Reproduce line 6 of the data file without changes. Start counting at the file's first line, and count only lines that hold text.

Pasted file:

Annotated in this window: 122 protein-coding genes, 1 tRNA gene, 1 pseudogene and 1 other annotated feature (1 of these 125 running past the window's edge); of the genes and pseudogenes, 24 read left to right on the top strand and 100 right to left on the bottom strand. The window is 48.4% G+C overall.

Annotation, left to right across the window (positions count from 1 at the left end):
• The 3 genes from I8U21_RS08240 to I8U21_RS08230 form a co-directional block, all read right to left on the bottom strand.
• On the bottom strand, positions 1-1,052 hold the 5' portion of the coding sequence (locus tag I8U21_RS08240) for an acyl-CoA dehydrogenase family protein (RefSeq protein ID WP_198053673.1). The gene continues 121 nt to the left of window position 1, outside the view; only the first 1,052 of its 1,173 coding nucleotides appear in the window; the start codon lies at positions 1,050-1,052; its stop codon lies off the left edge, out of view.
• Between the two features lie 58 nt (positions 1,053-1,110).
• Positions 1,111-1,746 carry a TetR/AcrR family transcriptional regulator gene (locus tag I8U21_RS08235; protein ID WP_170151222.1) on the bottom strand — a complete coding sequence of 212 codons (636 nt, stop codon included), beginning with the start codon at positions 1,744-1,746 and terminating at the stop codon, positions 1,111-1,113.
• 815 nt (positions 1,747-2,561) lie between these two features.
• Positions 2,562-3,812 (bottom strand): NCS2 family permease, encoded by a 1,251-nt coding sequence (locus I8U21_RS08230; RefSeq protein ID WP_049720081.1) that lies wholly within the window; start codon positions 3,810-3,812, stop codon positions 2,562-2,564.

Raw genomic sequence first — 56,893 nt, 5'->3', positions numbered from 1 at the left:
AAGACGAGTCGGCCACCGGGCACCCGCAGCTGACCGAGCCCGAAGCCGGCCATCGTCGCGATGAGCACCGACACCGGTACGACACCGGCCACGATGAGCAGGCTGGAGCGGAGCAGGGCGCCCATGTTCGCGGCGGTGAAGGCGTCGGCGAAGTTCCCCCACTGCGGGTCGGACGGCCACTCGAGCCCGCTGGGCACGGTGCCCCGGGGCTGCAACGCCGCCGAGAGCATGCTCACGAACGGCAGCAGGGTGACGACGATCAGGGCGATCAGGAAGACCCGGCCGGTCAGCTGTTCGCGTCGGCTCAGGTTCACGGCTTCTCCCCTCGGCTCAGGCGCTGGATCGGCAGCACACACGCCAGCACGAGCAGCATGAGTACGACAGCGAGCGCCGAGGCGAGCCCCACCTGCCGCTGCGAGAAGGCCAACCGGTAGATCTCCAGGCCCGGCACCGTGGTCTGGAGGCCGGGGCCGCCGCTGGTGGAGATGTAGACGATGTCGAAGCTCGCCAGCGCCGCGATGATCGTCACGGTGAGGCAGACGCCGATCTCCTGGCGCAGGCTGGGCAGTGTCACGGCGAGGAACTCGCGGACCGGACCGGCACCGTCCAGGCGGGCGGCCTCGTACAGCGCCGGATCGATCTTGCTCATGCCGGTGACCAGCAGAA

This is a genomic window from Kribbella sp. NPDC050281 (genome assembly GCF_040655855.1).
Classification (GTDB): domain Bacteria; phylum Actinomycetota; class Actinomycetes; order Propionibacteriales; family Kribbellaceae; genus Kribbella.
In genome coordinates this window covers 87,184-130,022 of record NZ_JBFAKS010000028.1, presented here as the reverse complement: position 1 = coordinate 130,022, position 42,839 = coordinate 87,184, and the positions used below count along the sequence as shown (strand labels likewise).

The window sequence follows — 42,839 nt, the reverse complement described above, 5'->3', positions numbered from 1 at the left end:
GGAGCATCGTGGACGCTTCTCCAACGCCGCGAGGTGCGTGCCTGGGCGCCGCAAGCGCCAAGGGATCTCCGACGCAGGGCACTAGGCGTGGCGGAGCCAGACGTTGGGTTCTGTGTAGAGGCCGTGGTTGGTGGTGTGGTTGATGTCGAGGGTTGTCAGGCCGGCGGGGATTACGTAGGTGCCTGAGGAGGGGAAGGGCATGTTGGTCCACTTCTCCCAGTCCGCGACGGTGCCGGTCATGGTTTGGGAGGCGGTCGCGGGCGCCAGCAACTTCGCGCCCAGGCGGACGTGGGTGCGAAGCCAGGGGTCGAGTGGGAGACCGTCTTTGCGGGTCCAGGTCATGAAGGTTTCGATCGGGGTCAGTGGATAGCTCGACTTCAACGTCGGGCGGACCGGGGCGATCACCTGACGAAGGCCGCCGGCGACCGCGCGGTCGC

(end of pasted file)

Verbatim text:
• Positions 1,111-1,746 carry a TetR/AcrR family transcriptional regulator gene (locus tag I8U21_RS08235; protein ID WP_170151222.1) on the bottom strand — a complete coding sequence of 212 codons (636 nt, stop codon included), beginning with the start codon at positions 1,744-1,746 and terminating at the stop codon, positions 1,111-1,113.